The film itself is presented uncut in its original theatrical aspect ratio of 2.35:1 and this transfer is enhanced for 16x9 television sets.

Despite a couple of moments where motion blurring occurs, the transfer is a decent one. Colours appear to be a little faded in general but, for a film that is over 40 years of age, that's a small gripe. By and large, the attractive cinemascope photography is served well by this bright, reasonably clean presentation. A couple of the 'uncut' moments (Fenech going topless, mainly) appear to have been culled from an alternate print and are different in their colour coding as a result, but it's a small price to pay for having a film restored to its longest version.

Audio is provided in the original Italian mono and sounds good throughout. The score appears to run a little quiet but it's difficult to tell whether that's inherent of the original film presentation - and is hardly what you'd cite as a major distraction. The same applies for a couple of instances of mild synching issues.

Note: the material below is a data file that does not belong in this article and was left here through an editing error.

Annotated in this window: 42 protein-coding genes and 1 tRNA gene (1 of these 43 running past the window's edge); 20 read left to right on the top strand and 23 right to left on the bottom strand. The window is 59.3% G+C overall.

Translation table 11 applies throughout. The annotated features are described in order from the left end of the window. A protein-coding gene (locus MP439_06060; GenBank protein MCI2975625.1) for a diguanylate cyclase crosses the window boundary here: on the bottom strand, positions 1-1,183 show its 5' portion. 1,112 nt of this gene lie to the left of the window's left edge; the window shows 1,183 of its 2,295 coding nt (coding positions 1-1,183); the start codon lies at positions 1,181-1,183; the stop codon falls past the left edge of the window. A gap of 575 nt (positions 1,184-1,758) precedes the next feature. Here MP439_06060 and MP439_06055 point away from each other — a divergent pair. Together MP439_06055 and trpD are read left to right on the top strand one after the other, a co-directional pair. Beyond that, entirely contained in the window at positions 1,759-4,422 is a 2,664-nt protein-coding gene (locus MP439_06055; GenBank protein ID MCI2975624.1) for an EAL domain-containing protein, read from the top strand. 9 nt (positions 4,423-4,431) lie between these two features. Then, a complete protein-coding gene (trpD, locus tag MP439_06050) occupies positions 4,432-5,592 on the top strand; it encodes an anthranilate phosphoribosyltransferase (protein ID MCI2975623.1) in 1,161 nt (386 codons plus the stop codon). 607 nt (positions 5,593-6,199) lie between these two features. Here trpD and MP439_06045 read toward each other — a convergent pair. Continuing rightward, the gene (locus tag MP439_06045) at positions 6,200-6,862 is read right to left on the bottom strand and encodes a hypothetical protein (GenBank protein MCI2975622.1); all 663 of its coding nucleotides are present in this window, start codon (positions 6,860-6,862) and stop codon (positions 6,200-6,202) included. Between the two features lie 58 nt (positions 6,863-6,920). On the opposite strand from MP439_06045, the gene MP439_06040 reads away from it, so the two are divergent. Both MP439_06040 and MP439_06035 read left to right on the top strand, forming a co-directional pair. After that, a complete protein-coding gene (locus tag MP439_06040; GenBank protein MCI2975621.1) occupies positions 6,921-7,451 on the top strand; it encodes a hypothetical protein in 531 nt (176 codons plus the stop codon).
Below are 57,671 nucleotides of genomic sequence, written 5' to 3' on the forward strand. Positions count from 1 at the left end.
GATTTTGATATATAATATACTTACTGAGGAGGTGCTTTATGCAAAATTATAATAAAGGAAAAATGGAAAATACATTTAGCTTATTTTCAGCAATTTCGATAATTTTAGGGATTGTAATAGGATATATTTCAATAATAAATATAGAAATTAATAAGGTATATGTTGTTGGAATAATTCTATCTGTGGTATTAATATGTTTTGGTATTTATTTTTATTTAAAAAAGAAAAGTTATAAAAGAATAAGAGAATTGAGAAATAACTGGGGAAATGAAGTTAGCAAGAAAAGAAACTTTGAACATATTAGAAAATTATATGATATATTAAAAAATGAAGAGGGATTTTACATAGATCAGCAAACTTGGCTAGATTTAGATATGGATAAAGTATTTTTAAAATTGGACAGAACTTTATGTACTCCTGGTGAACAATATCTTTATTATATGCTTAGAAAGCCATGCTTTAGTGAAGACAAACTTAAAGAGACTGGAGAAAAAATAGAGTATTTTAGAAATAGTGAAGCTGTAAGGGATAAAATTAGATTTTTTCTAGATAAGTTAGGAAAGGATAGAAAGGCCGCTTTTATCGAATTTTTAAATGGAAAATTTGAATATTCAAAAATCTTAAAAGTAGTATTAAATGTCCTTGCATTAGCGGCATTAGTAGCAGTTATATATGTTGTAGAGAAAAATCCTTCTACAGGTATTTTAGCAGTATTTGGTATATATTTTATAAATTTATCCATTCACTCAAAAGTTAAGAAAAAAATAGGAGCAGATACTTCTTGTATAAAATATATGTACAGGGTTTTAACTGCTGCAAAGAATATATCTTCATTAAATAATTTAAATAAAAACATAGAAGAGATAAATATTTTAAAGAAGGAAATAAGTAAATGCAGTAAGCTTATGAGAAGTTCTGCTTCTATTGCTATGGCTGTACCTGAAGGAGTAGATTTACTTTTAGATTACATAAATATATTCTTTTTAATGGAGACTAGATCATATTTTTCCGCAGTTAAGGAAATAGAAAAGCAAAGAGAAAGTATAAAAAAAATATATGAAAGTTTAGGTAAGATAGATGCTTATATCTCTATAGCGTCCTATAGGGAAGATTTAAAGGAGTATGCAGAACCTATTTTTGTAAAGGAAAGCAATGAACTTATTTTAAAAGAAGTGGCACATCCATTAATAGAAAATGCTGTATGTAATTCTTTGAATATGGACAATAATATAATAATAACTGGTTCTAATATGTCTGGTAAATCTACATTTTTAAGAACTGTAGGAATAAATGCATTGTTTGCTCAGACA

Optional English subtitles are provided and represent the script well enough, despite the quality control going a bit off at times. Who's L@on, for example?!

This region-free disc opens to a static main menu page replicating the lovely photo of Fenech from the DVD's front cover art. An animated scene-selection menu allows access to the film via 12 chapters.

The only extra on the disc is a stills gallery.

THE SINS OF MADAME BOVARY gets a good release from One 7 Movies and, while not your average SGM fare, will no doubt prove to be of some interest for Edwige Fenech fans.

Review by Stuart Willis

Released by One-7 Movies
Region 1 - NTSC
Not Rated
Extras :
see main review